Text-to-Speech for Editing

Text-to-speech (TTS)– also called Read aloud technology–is a popular assistive technology in which a computer or computerized device reads the words on the screen aloud to the user.

TTS is used for many things, and the number of applications is increasing. If you like rabbit holes, there’s a lot here to investigate. Just Google it and you’ll be amazed. But today let’s talk about TTS in the context of editing. PCs, Macs, Chromebooks, Word, Scrivener, Google docs, and LibreOffice all have it built into their programs. Open Office and WordPerfect do not. Code can be inserted into WordPerfect for TTS, but it sounds complicated.

There are long lists of programs which are supposed to be better than the TTS built into the programs above. Many of them advertise as “free,” but most are only free for a trial period.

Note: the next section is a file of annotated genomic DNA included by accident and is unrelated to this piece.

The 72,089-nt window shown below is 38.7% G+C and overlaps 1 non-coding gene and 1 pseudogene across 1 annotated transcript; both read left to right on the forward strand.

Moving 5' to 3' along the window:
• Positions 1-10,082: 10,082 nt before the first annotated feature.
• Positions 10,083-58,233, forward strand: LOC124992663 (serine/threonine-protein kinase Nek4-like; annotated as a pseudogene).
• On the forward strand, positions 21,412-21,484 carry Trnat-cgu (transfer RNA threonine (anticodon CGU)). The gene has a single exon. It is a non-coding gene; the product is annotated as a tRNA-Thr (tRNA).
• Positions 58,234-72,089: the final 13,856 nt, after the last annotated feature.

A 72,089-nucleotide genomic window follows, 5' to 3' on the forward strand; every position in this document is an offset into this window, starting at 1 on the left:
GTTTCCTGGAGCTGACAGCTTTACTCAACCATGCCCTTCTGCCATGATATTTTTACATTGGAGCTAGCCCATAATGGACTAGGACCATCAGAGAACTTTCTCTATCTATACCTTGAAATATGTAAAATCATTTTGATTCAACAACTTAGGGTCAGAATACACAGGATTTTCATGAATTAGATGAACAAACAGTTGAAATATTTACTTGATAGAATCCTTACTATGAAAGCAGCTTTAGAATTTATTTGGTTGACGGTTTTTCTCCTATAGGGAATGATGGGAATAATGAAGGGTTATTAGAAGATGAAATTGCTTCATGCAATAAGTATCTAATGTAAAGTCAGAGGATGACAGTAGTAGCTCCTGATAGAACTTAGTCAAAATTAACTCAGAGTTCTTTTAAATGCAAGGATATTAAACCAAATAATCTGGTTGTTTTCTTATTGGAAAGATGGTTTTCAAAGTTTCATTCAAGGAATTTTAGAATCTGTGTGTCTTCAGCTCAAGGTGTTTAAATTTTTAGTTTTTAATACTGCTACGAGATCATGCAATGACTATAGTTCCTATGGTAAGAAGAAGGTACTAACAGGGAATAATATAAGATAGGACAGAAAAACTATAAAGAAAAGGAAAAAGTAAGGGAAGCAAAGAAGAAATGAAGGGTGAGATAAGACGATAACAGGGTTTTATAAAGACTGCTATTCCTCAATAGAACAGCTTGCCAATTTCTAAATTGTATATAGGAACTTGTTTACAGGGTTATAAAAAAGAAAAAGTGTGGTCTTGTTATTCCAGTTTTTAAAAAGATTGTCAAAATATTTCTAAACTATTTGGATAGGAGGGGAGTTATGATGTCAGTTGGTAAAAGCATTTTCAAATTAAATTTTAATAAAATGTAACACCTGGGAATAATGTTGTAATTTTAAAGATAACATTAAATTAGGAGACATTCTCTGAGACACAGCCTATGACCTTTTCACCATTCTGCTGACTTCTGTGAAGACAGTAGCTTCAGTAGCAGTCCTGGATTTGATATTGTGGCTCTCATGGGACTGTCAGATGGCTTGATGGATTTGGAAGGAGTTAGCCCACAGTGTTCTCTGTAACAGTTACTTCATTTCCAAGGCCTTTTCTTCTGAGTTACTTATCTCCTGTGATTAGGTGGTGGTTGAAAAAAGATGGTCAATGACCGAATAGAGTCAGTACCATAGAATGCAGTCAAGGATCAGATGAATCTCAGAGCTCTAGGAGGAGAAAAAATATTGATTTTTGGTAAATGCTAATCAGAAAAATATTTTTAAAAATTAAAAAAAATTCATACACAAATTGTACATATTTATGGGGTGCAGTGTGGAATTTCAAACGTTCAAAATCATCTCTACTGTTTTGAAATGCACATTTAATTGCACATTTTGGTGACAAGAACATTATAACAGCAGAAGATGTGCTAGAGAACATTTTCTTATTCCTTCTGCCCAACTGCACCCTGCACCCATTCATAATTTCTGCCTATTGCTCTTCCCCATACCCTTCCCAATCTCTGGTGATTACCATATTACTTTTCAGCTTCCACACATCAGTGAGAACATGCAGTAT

We’ve been told to read our manuscript out loud as part of our editing, or have someone else read it to us. I’ve found that even when I read out loud, I still skip over incorrect or missing words and letters. And good luck finding someone else with enough time and patience to read your manuscript to you.

Debbie posted a wonderful article on editing two years ago – http://killzoneblog.com/2020/09/help-i-have-flies-in-my-files.html – including using TTS, but, today, let’s focus on TTS in our editing routine.

Please share your knowledge:

  1. Do you use TTS in your editing process?
  2. In which program do you use it?
  3. Where or when in the editing process do you use it?
  4. How useful do you believe it is?
  5. If you use one of the “monthly fee” programs, which one did you choose?